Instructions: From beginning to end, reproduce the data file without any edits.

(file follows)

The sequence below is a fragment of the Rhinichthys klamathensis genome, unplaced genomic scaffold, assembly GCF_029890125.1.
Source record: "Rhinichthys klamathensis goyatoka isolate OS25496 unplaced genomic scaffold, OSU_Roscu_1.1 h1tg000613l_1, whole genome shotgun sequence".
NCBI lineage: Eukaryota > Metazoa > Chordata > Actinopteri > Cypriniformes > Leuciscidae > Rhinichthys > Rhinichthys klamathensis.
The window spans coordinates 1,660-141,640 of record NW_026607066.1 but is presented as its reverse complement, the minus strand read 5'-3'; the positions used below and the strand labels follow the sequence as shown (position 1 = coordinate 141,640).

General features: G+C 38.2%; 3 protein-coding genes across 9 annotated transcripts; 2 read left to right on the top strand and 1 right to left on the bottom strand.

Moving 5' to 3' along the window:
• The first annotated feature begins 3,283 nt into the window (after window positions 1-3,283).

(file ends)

The sequence below is a fragment of the Rhinichthys klamathensis genome, unplaced genomic scaffold, assembly GCF_029890125.1.
Source record: "Rhinichthys klamathensis goyatoka isolate OS25496 unplaced genomic scaffold, OSU_Roscu_1.1 h1tg000613l_1, whole genome shotgun sequence".
NCBI lineage: Eukaryota > Metazoa > Chordata > Actinopteri > Cypriniformes > Leuciscidae > Rhinichthys > Rhinichthys klamathensis.
The window spans coordinates 1,660-141,640 of record NW_026607066.1 but is presented as its reverse complement, the minus strand read 5'-3'; the positions used below and the strand labels follow the sequence as shown (position 1 = coordinate 141,640).

General features: G+C 38.2%; 3 protein-coding genes across 9 annotated transcripts; 2 read left to right on the top strand and 1 right to left on the bottom strand.

Moving 5' to 3' along the window:
• The first annotated feature begins 3,283 nt into the window (after window positions 1-3,283).